Peanut Allergy in Children – a Cause of Concern

By staff

Eating is supposed to be fun for children, but if they experience life-threatening allergic reactions to certain foods, then it’s another story.

Causes

A child’s immune system is generally underdeveloped until after the age of three or four. Until then, children are susceptible to allergic reactions to unknown foods. Normally, reactions could be mild to moderate such as rashes, nasal congestion, wheezing, and diarrhea, occurring right after eating. But sometimes, children can have more severe reactions, especially to peanuts.

Peanuts are not really nuts, but legumes, that contain a protein that can possibly cause a fatal allergic reaction. Other children are so sensitive that even merely breathing in small particles of that food, like on airplanes, can trigger their allergy. Residue of peanut material on a wiped counter top, cutlery, or plates may also induce a reaction. Also, most commercially manufactured food products can contain peanuts as a hidden substance, and this is something that parents should look out for.

Symptoms

The onset of a peanut allergy can be immediate, or delayed for a few hours after ingestion. On the skin, there could be red, bumpy rashes or hives, eczema, or redness and swelling around the mouth, known as oral allergy syndrome. In the gastrointestinal tract, the allergic child might experience abdominal cramps, diarrhea, nausea, or vomiting. In the respiratory tract, the symptoms can range from a runny nose, itchy, watery eyes, sneezing, coughing, wheezing, and asthma.

The child can experience a laryngospasm, characterized by immediate swelling that spreads to the vocal cords as the food is swallowed. If the vocal cords swell shut, the child is unable to breathe and can die at any moment. The second way a peanut allergy can kill is from an anaphylactic shock occurring as long as two hours after ingestion. The shock is due to a sudden blood pressure drop, narrowing of the airways, and tongue swelling, resulting in serious breathing difficulty, and unconsciousness. The reaction progresses so rapidly resulting in death within minutes.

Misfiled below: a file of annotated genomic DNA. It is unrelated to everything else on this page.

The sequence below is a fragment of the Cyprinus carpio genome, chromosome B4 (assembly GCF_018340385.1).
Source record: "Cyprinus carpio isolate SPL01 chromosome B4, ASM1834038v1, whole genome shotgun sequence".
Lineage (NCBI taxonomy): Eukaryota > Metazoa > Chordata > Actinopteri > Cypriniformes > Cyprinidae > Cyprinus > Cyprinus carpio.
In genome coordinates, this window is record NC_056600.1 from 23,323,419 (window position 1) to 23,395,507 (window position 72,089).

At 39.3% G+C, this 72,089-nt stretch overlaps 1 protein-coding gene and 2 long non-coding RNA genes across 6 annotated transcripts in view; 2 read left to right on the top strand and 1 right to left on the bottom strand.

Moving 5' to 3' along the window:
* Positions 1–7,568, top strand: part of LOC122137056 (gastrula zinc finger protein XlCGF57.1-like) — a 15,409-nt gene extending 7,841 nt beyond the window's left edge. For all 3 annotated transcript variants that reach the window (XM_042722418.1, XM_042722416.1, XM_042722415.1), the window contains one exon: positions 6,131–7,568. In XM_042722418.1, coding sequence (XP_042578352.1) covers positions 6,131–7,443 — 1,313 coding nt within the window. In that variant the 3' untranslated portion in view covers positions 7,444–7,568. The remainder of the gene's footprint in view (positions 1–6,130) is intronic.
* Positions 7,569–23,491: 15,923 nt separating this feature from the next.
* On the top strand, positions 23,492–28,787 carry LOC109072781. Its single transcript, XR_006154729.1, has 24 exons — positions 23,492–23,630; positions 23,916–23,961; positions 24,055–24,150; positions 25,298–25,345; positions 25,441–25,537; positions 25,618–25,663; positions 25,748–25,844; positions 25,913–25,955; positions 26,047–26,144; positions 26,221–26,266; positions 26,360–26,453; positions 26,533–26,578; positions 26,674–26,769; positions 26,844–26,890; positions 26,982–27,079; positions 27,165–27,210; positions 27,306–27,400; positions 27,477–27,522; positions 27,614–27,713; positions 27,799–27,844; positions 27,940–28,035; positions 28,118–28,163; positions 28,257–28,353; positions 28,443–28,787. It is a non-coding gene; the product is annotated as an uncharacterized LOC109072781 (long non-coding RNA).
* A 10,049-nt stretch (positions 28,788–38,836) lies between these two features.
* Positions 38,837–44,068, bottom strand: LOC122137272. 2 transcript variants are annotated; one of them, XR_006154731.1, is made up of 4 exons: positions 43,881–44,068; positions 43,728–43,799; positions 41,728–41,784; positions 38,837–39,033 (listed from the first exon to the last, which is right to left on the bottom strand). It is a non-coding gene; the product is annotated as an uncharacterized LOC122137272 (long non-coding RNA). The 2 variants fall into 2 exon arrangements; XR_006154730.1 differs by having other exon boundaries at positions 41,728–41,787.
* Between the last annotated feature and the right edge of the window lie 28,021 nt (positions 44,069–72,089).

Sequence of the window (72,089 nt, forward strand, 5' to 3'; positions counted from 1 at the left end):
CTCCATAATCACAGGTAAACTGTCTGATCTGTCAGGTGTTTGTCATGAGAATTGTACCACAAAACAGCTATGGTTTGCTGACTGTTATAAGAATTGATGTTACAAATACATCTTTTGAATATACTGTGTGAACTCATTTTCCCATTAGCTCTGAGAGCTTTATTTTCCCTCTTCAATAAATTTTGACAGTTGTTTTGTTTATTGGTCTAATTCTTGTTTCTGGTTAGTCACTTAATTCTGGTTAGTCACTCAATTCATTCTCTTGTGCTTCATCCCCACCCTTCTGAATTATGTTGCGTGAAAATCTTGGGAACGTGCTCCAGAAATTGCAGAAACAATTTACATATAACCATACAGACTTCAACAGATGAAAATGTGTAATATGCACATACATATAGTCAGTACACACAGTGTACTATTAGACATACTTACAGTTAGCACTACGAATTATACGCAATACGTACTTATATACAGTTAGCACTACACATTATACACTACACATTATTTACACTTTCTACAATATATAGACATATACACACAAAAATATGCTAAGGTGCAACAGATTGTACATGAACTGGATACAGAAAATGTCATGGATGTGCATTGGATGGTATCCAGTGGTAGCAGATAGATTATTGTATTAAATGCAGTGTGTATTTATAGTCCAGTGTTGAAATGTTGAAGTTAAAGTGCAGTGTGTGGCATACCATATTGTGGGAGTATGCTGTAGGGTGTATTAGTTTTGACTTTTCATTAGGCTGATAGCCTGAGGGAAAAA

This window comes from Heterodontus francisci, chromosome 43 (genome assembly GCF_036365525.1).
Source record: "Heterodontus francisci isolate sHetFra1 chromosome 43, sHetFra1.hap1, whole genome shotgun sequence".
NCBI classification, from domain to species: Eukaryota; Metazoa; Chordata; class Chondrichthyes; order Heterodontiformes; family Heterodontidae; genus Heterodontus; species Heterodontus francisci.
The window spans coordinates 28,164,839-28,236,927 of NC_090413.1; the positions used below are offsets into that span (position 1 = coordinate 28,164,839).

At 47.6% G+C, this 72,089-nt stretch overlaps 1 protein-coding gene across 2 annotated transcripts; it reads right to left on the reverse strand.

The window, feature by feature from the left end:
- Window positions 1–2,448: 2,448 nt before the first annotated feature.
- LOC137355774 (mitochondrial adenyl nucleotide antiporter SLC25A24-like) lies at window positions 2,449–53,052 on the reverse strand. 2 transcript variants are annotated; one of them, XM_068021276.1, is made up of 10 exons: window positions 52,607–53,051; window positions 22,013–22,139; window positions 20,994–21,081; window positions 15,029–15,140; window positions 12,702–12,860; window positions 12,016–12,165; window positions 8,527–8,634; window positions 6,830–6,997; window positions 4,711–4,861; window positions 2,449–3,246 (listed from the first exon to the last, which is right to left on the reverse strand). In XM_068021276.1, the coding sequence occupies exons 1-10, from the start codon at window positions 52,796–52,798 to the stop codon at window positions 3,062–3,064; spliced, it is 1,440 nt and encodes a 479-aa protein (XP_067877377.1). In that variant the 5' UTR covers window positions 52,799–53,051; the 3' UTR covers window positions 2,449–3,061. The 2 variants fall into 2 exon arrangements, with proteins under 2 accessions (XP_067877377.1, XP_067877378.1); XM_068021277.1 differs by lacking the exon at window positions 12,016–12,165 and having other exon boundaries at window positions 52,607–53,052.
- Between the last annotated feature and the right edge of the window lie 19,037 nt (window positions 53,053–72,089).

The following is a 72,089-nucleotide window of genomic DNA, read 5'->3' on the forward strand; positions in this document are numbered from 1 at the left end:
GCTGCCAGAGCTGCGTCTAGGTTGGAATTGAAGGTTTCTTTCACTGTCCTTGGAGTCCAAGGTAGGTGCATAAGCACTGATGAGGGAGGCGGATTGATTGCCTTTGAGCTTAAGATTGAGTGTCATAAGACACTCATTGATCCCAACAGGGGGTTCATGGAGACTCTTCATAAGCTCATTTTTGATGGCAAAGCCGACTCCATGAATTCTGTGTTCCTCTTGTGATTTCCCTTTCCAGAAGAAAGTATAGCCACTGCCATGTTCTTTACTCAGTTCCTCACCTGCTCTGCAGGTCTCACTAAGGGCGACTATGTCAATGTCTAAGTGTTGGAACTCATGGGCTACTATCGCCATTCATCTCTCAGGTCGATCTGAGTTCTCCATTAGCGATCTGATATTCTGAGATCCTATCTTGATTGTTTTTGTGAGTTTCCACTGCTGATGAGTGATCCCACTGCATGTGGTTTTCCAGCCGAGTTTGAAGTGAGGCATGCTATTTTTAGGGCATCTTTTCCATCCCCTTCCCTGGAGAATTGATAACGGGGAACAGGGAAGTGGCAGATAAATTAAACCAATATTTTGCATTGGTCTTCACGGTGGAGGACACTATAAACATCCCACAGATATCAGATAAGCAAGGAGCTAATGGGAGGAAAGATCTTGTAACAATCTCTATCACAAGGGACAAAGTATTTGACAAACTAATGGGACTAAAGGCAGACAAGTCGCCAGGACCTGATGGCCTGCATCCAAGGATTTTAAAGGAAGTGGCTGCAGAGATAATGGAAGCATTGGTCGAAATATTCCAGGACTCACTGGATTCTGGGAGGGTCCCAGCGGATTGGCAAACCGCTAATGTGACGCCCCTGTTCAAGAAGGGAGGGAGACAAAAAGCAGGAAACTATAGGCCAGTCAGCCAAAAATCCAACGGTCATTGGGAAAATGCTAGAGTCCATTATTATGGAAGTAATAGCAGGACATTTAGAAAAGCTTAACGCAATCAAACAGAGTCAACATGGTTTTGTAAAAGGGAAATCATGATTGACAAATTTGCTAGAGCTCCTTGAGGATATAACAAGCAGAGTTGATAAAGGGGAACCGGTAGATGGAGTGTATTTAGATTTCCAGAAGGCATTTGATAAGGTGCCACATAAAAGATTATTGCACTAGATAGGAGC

Treatment and Prevention

If peanut allergies are evident in the child’s family history, then doctors recommend not giving peanuts or any other peanut product to children until after the child is age three or four.

During pregnancy and breastfeeding, mothers with a family history of allergies should not eat peanuts, among other problem foods. In breastfed babies, proteins from peanuts that their mother has eaten can be carried into their little bodies through their mother’s breast milk, possibly sensitizing the infant early on in life.

Most food allergies are outgrown, but peanut allergies are usually life-long. Parents should educate themselves about the condition and learn to check product labels for possible hidden peanut ingredients. When eating out, they should take the extra precaution of asking the chef how the food is prepared, or if the food contains peanuts. Inform the child’s teachers and caregivers about his condition, and always have him bring an injectable epinephrine kit every time just in case of a reaction.

Consultations about peanut allergies and other food allergies are better than none, especially if you suspect that your child’s life is at risk.

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